Tracking job changes can bring in buyers who see the value of your solution in a shorter time frame. Previous users are knowledgeable users. Knowledgeable users are successful customers. 

Think about it this way: a lot goes into winning and onboarding a new customer. Depending on the complexity of the solution, there is a huge learning curve. Even with less complex solutions, there will be friction for the customer. Data-driven customer success is an essential component of retention and reducing churn, and it’s a lot easier for a previous customer to achieve success faster. 

Bringing in “new” customers who have experience with your solution can significantly reduce your average sales cycle, onboarding, training, and helping the user get the most out of the product. 

"Your alumni customers are your lowest hanging fruit. The key is to reach out at the right time with the right message."
Steve Jones, VP Demand Generation at UserTesting

What contact types should you track for job changes?

Tracking job changes sounds awesome! But who should I be tracking?

Since we've been doing this for ourselves and other companies for awhile, here's how you can segment your contacts.

Contacts to track for job changes


Tracking job changes sounds awesome! But who should I be tracking?

Since we've been doing this for ourselves and other companies for awhile, here's how you can segment your contact types 👇


Tier 1: Contacts associated with Customer accounts

Your first thought is probably Key Contacts associated with Closed Won opportunities, and you're not wrong there:

  • Primary contacts
  • Decision-makers
  • Champions and influencers

If your team hasn’t been as diligent at adding contacts to opportunities or assigning Contact Roles, then it would be good to track all contacts associated with the Customer accounts

But that's not all.

Tier 2: Product Users

At UserGems, we often say "optimize for love". Your users might not exist in your CRM, but they know your product -- sometimes more than the decision-maker does, and they can champion for you at their next company.

So, don't forget to track your users' job movements:

  • Admin users
  • Power users
  • Regular users with high NPS scores

Work with your product team to sync your user base and NPS scores to CRM. This will help you identify those who loved your product and likely champion for you again.

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Tier 3: Contacts from Open Opportunities

Similar to Tier 1, you should also track Decision makers and Influencers associated to Open Opportunities.

Even though they haven’t purchased, these contacts are already familiar with your product and have built relationships with your sales team—key foundations that can lead to quick sales.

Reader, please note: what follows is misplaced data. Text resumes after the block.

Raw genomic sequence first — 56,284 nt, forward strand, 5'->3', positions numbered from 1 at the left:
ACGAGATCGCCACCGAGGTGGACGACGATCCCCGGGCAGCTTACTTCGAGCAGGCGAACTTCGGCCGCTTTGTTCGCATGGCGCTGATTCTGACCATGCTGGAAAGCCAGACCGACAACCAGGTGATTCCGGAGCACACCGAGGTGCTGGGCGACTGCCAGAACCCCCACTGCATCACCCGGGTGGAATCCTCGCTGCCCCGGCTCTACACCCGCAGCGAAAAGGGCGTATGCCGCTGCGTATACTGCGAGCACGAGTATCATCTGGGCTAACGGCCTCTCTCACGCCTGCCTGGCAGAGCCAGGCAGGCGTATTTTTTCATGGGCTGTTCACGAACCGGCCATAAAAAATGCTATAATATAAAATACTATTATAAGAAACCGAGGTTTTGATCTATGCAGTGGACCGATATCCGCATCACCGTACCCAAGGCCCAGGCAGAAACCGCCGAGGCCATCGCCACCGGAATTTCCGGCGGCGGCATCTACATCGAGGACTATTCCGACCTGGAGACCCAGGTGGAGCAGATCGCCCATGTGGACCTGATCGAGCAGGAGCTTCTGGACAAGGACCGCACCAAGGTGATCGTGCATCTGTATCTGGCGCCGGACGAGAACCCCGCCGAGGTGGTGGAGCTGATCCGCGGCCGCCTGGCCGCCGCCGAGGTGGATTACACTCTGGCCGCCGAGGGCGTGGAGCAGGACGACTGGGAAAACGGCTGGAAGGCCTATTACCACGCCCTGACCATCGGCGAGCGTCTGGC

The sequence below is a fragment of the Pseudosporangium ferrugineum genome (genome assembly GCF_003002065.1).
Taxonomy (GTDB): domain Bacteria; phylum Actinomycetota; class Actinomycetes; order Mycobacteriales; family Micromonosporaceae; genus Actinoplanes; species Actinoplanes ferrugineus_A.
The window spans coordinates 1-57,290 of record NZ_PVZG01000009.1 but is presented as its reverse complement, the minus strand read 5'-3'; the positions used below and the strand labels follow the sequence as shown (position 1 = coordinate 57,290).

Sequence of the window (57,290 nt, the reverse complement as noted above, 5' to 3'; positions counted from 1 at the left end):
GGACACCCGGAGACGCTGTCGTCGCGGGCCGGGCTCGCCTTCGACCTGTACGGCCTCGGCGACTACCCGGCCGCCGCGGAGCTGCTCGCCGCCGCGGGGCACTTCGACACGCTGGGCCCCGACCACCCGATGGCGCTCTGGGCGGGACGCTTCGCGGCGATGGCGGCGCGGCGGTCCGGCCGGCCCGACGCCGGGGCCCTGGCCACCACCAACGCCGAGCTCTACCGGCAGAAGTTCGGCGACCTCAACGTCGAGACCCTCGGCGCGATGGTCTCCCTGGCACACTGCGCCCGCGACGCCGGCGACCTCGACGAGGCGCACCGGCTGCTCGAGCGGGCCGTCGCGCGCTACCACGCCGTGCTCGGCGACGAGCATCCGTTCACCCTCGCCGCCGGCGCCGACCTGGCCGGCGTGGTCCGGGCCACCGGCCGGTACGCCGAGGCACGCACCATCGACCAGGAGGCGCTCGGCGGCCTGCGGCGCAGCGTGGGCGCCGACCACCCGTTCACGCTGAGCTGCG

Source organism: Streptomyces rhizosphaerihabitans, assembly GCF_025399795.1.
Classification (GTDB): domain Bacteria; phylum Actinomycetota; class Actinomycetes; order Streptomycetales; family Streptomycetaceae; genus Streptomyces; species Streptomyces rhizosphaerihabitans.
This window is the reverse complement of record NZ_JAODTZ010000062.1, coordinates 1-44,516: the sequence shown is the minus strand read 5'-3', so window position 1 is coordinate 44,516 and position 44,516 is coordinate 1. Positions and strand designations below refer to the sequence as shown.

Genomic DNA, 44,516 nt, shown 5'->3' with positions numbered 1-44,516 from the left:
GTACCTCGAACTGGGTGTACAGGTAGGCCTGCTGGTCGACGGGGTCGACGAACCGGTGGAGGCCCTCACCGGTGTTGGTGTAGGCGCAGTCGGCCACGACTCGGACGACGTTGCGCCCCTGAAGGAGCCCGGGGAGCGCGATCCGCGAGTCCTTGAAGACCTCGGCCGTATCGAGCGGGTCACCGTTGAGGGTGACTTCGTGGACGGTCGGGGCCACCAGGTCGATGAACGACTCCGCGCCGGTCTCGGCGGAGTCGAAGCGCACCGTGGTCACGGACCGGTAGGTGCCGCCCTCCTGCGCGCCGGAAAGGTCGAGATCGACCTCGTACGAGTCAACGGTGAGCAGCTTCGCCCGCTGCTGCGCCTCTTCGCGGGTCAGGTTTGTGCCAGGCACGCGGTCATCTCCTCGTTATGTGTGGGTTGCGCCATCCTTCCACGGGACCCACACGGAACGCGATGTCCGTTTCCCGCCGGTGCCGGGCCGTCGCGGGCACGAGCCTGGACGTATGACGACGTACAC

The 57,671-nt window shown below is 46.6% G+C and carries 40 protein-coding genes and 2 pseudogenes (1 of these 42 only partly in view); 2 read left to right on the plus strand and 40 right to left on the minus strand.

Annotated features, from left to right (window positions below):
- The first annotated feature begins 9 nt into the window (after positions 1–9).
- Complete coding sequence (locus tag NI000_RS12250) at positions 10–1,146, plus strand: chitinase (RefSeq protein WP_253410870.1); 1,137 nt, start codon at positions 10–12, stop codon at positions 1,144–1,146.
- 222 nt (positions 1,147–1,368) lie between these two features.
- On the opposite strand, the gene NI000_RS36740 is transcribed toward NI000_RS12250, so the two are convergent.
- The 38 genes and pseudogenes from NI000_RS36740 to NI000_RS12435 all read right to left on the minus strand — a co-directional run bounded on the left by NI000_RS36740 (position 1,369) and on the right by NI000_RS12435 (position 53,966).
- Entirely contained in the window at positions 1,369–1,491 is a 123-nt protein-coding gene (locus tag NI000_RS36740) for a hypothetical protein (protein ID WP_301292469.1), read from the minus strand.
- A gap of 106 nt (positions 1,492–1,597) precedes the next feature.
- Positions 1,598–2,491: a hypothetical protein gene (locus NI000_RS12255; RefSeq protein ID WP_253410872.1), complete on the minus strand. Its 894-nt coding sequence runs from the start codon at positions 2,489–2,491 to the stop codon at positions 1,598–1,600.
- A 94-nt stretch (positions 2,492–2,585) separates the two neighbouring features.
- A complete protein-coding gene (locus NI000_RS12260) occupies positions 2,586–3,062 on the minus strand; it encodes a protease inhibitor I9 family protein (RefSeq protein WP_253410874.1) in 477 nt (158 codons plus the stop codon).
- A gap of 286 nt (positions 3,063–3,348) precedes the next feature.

This also alerts Account Executives (AE) if their Opportunities are at risk when a primary contact leaves.

Tier 4: Contacts from Closed Lost Opportunities

On the flip side, if these key prospects were blockers on a previous deal, knowing they’ve left can open an opportunity (excuse the pun) for you to restart the conversation with the new decision-makers.

Tier 5: Contacts from Churned accounts

You should handle this tier a bit more delicately. For one reason or another, they were unhappy with your product and ended the relationship. But that doesn't mean there's no hope (never say never, amiright?).

You must know the reasons they left before reaching out. Work with your CSM team to get all the details for a personal message. If they churned less than 6 months ago, you shouldn't expect a warm welcome but focus on re-building trust:

  • whether the churn reasons are still relevant at the NEW company
  • if they are, what are your proposed solution?
  • re-earn their trust that you understand what matters to them

Play the long game.

More ways to grow your pipeline with job-change triggers:

  • Prospects that used to work at your customer accounts. They don't know you (yet), but referencing their past employers makes for a warmer intro and helps boost your credibility. 
  • Monitor your target accounts for new hires & recent promotes – even if they didn’t use your product before. New execs spend 70% of budget in the first 100 days. Reaching out at the right time will increase your chances by 40%.
  • Monitor your competitors’ customers accounts. When any key persona left those accounts, it could be a good time to reach out. How to find those accounts? Check your competitors' customer testimonials. 😈